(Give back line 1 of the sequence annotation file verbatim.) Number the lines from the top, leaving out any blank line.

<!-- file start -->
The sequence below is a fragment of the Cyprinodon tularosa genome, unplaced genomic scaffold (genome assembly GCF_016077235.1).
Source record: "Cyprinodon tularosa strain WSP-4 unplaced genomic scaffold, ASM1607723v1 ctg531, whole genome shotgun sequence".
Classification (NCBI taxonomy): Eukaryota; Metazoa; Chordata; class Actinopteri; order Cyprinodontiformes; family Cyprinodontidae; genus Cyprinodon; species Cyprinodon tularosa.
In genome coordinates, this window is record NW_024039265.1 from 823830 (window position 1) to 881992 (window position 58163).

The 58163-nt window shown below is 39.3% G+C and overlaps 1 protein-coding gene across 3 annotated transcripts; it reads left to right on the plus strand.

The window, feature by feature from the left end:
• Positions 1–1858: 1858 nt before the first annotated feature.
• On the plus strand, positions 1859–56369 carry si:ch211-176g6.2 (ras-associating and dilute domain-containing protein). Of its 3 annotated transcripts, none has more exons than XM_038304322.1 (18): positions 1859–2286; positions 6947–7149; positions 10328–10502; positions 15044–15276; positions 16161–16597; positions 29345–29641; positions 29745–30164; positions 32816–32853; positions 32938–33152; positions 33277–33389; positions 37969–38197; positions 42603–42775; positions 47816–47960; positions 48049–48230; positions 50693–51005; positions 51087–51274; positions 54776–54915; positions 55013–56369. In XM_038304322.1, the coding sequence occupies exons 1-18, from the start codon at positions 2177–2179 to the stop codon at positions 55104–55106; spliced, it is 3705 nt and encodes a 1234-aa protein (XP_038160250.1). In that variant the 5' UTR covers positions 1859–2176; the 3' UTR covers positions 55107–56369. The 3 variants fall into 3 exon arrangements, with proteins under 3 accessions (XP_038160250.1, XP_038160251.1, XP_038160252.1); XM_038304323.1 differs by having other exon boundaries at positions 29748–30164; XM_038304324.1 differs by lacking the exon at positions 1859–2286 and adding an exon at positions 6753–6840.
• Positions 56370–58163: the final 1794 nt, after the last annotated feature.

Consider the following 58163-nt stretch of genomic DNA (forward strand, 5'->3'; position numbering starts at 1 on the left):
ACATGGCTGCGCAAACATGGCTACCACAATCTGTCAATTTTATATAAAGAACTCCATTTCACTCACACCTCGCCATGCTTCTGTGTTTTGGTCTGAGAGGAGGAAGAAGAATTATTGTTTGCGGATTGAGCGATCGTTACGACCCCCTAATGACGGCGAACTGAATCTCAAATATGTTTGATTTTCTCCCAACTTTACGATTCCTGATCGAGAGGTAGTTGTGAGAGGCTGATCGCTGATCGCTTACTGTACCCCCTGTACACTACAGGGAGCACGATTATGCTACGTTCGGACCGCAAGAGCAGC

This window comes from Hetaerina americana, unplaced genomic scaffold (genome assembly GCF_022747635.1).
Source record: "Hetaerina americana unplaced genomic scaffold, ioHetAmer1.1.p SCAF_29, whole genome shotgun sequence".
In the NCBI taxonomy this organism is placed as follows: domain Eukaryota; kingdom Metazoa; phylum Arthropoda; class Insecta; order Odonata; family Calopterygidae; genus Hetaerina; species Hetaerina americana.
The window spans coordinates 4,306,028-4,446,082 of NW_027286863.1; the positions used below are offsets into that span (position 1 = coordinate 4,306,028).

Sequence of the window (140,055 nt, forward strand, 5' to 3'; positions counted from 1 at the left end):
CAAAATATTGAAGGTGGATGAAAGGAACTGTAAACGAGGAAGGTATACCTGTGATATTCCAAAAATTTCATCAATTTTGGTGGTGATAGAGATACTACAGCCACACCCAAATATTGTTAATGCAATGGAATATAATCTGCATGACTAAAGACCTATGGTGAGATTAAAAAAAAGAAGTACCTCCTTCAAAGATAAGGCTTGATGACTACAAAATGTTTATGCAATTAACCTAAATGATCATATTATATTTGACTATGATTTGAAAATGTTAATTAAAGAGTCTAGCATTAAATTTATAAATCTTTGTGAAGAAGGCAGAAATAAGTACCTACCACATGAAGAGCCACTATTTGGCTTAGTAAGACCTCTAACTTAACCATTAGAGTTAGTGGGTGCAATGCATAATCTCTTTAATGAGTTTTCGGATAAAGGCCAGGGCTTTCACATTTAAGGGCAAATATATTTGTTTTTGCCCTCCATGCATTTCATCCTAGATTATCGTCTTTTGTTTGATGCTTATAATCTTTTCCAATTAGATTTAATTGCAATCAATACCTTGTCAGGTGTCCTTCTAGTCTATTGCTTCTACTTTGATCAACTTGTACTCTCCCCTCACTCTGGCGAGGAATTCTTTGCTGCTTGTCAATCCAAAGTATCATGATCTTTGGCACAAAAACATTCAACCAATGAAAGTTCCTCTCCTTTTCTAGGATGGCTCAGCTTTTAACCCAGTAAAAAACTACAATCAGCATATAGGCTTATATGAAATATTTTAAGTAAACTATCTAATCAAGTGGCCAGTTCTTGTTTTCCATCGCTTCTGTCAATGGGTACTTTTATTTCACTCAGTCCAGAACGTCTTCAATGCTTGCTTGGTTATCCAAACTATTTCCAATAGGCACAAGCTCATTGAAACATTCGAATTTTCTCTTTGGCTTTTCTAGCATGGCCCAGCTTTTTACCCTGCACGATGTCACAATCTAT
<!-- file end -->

The sequence below is a fragment of the Cyprinodon tularosa genome, unplaced genomic scaffold (genome assembly GCF_016077235.1).